The Adidas Terrex Futurecraft.Loop Anorak Is So Sustainable—It’s 100% Recycled and Recyclable

Adidas takes its sustainability commitment to its outerwear offerings and this one is a game-changer.

While we’re moving into jacket-free weather, you’re going to want to bookmark this new sustainable Adidas prototype for the future. The Terrex Futurecraft.Loop Anorak is the company’s first fully recycled and recyclable jacket. That’s right—built from recycled materials and built to be recycled when you’re done with it.

Still in prototype phase, the jacket is part of the Made to be Remade collection, with a summer ’22 target launch date. Like some of its sustainable shoe offerings, the Adidas Anorak uses a plastic yarn from Parley for the Oceans, which turns ocean plastic waste into clothing materials.

By using a specific type of recycled plastic yarn, the anorak is built to be reprocessed at the end of its lifecycle and turned into new yarn again. The dye-free jacket shows the natural color of recycled polyester. And to avoid waste, it’s made with laser cutting for precision. Like the Adidas recyclable sneakers, this jacket is designed to be turned back into fabric for new materials.

“The idea is to be in dialogue with the consumers. So to not only sell something to a consumer and then never hear about it, but to get into a conversation, have the consumer wear the product that is already made of all recycled materials, and at the end of the life of the product, the consumer returns it back and it gets deconstructed and remade into a new product,” Birgit Freundorfer, Design Director at adidas Outdoor told High Snobiety. “The idea is that if it comes back, it doesn’t become a product of a lesser grade quality. The idea is that you can bring it back into the same circle, so it’s not circling down, but it’s really a circle,” she said of the closed-loop technology.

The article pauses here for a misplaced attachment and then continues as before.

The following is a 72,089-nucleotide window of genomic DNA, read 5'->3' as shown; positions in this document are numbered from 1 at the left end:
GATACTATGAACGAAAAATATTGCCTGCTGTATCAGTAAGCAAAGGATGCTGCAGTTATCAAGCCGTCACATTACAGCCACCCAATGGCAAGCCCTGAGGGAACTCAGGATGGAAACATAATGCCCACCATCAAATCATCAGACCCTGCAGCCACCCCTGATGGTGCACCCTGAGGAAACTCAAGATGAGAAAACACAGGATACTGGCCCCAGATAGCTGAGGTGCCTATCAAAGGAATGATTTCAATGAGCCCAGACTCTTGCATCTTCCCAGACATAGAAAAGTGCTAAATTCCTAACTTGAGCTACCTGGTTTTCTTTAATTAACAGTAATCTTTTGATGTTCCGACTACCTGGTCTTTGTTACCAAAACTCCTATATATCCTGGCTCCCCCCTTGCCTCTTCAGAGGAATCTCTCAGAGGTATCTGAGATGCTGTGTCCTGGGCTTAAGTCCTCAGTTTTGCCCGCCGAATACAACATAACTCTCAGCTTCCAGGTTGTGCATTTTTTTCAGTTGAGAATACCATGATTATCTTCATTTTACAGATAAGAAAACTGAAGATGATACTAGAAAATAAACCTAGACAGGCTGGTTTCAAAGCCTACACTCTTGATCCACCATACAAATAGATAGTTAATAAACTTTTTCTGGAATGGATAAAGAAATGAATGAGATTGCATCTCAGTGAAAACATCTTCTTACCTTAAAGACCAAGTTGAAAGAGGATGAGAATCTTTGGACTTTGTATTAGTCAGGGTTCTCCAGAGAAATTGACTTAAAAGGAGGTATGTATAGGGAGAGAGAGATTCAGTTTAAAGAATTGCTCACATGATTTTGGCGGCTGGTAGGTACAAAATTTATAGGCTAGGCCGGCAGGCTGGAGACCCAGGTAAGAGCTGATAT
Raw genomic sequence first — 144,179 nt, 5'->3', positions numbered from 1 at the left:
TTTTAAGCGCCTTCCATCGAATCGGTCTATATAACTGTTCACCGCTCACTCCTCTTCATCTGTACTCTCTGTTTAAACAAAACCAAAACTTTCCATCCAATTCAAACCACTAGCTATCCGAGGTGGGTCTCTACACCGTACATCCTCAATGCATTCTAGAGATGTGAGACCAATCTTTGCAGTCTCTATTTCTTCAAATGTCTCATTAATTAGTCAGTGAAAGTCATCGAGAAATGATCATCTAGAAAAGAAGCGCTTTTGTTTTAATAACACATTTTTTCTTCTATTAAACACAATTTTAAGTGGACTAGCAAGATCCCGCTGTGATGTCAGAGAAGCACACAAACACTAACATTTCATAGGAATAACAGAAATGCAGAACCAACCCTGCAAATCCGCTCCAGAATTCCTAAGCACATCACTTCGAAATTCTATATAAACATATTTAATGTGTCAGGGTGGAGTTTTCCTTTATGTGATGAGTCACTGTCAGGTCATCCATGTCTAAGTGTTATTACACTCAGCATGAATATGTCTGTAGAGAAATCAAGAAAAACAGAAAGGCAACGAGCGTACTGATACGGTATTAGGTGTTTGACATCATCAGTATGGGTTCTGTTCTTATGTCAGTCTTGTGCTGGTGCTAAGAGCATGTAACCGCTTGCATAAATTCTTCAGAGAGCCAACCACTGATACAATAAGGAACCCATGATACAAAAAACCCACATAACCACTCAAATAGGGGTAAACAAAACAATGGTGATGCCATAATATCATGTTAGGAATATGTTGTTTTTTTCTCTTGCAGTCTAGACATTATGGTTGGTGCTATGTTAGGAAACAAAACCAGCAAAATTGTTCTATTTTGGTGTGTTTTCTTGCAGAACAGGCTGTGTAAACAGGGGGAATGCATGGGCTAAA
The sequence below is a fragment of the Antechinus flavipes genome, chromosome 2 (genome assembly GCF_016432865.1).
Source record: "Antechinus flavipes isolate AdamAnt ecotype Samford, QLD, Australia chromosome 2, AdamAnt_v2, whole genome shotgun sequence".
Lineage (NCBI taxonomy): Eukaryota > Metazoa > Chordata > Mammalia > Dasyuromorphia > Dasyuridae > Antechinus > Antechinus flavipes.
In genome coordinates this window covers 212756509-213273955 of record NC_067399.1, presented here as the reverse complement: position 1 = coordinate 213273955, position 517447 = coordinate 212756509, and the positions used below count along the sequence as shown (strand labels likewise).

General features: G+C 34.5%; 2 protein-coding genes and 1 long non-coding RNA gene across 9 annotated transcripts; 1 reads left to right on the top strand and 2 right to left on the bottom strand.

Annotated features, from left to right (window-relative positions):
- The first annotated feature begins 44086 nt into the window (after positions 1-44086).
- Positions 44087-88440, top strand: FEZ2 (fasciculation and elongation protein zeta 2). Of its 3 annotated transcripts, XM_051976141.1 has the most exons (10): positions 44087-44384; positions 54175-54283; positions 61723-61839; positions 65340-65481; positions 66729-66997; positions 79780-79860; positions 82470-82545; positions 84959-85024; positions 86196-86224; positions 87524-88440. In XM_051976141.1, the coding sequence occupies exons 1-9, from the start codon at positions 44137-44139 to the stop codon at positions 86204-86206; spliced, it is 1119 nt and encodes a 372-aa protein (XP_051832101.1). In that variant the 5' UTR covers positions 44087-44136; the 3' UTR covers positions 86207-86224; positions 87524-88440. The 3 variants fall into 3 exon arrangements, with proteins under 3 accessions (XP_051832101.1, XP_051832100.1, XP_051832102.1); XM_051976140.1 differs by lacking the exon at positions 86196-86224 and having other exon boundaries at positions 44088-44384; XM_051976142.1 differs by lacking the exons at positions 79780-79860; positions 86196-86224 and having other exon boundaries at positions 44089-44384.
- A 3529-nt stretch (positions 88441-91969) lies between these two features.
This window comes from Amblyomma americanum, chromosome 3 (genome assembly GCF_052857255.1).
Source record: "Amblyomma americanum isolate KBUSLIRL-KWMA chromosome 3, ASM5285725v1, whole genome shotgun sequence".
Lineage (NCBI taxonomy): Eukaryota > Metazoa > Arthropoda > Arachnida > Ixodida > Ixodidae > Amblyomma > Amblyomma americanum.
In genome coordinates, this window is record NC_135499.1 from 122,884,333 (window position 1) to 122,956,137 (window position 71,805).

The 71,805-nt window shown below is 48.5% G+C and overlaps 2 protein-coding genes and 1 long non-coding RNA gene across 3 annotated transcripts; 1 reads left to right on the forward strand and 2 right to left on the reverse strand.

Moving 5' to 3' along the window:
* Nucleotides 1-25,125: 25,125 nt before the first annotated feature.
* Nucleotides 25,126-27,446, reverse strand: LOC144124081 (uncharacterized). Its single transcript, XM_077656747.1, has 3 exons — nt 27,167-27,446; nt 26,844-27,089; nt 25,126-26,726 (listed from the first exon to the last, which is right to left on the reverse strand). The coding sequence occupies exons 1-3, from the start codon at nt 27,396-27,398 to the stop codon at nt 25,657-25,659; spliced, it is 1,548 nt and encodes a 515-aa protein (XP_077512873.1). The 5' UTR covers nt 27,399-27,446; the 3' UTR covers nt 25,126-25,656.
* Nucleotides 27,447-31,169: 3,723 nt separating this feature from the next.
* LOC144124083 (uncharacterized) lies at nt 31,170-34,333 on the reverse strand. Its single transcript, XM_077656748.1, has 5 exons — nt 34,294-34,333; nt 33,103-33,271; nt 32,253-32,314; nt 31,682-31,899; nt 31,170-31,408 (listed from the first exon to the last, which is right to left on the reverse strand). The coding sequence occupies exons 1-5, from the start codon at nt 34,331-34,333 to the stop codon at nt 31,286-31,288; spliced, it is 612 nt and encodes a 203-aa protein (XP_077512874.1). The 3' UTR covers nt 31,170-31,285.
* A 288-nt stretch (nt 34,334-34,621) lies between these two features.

The Adidas Terrex Futurecraft.Loop Anorak Is So Sustainable—It's 100% Recycled and Recyclable

Recycled, Recyclable

The goal is also to help orient consumers to a relationship with apparel that goes beyond their “ownership” of a garment. There’s a longer journey that happens both before and after the time in our closets that Adidas is exposing. Acclimating consumers to these stages helps to change the conversation around our purchases.

Like the Adidas Ultraboost, the jacket is forging a new direction for the brand; by 2025 it anticipates that more than 90 percent of its offerings will be sustainable. It’s led the way with its Parley for the Oceans and Stella McCartney collaborations.

Freundofer says it’s about more than just recycling plastic bottles; it’s a philosophical approach to design.

“I feel as an apparel industry, we need to clean up our own products,” she said.

“And even if it might not be done to the most simple process right now, only if you challenge it will there be inventors that then come up with a process that might make it even more energy saving. But if you don’t challenge it, then you don’t progress.”

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